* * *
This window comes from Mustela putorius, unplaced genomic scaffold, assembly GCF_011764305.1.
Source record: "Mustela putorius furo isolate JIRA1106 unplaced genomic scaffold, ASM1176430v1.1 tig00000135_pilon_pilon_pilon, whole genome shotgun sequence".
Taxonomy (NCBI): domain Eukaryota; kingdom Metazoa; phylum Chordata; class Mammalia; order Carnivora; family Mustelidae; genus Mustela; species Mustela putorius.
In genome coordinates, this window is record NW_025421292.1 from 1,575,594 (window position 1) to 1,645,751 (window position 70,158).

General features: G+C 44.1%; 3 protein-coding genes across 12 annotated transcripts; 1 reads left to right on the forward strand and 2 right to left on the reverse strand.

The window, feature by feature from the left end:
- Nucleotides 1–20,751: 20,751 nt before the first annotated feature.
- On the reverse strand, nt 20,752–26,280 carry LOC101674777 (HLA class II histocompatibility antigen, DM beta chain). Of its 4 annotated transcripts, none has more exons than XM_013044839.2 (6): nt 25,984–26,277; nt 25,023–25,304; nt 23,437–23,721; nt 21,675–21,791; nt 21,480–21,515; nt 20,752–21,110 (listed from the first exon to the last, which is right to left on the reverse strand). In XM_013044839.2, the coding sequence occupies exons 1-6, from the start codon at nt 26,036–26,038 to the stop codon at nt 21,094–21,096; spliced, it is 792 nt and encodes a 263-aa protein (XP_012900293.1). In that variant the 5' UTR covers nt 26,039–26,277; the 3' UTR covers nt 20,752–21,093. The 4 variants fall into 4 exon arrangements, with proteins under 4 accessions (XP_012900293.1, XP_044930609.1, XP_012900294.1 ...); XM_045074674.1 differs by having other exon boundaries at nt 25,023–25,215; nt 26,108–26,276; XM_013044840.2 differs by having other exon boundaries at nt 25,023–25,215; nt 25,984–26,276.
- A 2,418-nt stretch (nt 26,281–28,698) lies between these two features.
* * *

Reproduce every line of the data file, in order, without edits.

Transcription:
This window comes from Mustela putorius, unplaced genomic scaffold, assembly GCF_011764305.1.
Source record: "Mustela putorius furo isolate JIRA1106 unplaced genomic scaffold, ASM1176430v1.1 tig00000135_pilon_pilon_pilon, whole genome shotgun sequence".
Taxonomy (NCBI): domain Eukaryota; kingdom Metazoa; phylum Chordata; class Mammalia; order Carnivora; family Mustelidae; genus Mustela; species Mustela putorius.
In genome coordinates, this window is record NW_025421292.1 from 1,575,594 (window position 1) to 1,645,751 (window position 70,158).

General features: G+C 44.1%; 3 protein-coding genes across 12 annotated transcripts; 1 reads left to right on the forward strand and 2 right to left on the reverse strand.

The window, feature by feature from the left end:
- Nucleotides 1–20,751: 20,751 nt before the first annotated feature.
- On the reverse strand, nt 20,752–26,280 carry LOC101674777 (HLA class II histocompatibility antigen, DM beta chain). Of its 4 annotated transcripts, none has more exons than XM_013044839.2 (6): nt 25,984–26,277; nt 25,023–25,304; nt 23,437–23,721; nt 21,675–21,791; nt 21,480–21,515; nt 20,752–21,110 (listed from the first exon to the last, which is right to left on the reverse strand). In XM_013044839.2, the coding sequence occupies exons 1-6, from the start codon at nt 26,036–26,038 to the stop codon at nt 21,094–21,096; spliced, it is 792 nt and encodes a 263-aa protein (XP_012900293.1). In that variant the 5' UTR covers nt 26,039–26,277; the 3' UTR covers nt 20,752–21,093. The 4 variants fall into 4 exon arrangements, with proteins under 4 accessions (XP_012900293.1, XP_044930609.1, XP_012900294.1 ...); XM_045074674.1 differs by having other exon boundaries at nt 25,023–25,215; nt 26,108–26,276; XM_013044840.2 differs by having other exon boundaries at nt 25,023–25,215; nt 25,984–26,276.
- A 2,418-nt stretch (nt 26,281–28,698) lies between these two features.